An Introduction To FPGA and CPLD

This course is meant to create a pathway into learning about FPGA and CPLD electronics, for people who are scared of the code, tools and general trickery that usually comes with it. A hands-on approach is taken in this course through a combination of lecture and experimentation to teach you about the different features of both the development tools and languages used in the world of FPGA. Additionally, visuals are used throughout lectures like step-by-step schematic building and line-by-line code explanations so that everything gets explained.

  1. Lesson 1: The Intro

    Lesson 1: The Intro

    Want to learn about FPGA and CPLD? Please start here! This lesson explains the course content, what expectations you should have and what parts are needed for the course.

    • Lesson 2: Hardware Hello World

      Lesson 2: Hardware Hello World

      Building a ‘hello world’ application signifies a time honored approach to learning how to program. In this lesson, we will explore the first steps necessary for building and loading images onto a CPLD.

      • Lesson 3: Input and Output

        Lesson 3: Input and Output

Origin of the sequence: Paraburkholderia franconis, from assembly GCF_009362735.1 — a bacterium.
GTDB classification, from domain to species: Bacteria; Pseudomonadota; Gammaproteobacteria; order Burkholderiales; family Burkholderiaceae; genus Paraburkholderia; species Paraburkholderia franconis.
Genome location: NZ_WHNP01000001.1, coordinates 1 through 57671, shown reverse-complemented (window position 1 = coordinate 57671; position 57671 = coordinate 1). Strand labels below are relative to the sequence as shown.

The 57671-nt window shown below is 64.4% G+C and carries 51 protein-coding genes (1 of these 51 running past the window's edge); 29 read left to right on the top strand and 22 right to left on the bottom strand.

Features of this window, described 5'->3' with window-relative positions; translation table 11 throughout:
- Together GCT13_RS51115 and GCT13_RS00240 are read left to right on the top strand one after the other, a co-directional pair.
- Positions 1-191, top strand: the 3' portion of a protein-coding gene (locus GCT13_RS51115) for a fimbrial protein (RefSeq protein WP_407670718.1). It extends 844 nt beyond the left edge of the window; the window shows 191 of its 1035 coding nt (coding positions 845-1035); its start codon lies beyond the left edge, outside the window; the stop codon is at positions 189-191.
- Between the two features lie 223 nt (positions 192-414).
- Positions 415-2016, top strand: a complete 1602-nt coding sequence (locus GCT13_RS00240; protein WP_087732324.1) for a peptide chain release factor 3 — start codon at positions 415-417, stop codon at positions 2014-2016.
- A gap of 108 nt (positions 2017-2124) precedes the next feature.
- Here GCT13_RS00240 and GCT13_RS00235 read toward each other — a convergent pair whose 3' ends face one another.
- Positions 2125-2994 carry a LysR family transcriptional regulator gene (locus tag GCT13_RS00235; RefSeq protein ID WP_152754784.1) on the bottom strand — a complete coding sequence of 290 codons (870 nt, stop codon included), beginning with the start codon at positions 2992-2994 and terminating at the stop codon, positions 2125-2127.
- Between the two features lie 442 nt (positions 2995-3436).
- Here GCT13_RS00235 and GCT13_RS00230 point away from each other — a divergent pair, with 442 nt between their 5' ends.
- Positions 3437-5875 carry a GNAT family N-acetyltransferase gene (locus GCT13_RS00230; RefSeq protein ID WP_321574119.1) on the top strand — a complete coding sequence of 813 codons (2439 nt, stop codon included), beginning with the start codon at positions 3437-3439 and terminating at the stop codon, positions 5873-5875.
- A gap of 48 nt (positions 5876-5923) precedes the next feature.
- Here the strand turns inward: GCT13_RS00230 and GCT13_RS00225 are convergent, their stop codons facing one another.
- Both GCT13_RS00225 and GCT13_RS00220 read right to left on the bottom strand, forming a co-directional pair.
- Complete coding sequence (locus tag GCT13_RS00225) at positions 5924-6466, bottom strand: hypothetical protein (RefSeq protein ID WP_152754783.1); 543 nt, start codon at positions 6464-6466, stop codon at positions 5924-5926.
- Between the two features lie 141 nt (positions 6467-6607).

All FPGA and CPLD devices have general purpose input and output pins, often called GPIO. Here we will take a look at how to build a CPLD image and hardware to accept push-button input in order to affect output LEDs.

        • Lesson 4: Combinatorial Logic

          Lesson 4: Combinatorial Logic

          In the Introduction to Digital Electronics course, we explored AND, OR, NOT, NOR and other logic gates. Now we’ll harness the power of programmed logic to dynamically create and use these gates in a CPLD.

          • Lesson 5: Procedural Logic

            Lesson 5: Procedural Logic

            FPGA and CPLD devices offer a separate type of logic which happens in series. This is called procedural logic and it uses a clock source to drive the logic contained within the procedure.

            • Lesson 6: Design A Binary Timer

              Lesson 6: Design A Binary Timer

              We built a binary counter using all hardware components in the Digital Course, but now let’s build a binary counter by programming it using VHDL code.

              • Lesson 7: Parallel Hardware

                Lesson 7: Parallel Hardware

                A powerful tool of CPLD and FPGA design is being able to create multiple modules that perform operations in parallel. Let’s explore how this is done and why it is so awesome.

                • Lesson 8: LED Dimming Via PWM

                  Lesson 8: LED Dimming Via PWM

                  We have used PWM in many other courses before, but creating PWM in an FPGA or CPLD requires a different way of thinking. Let’s make our own PWM output module to change the brightness of some LEDs.


                  Generally, electronics is a difficult subject mathematically, however theoretically it's actually not as bad if you take a hands-on approach and create vivid imagery to demonstrate what is going on. Using this approach, virtually anyone with a basic math background and a desire to know more about electronics can get started. So the following prerequisites are necessary for this course: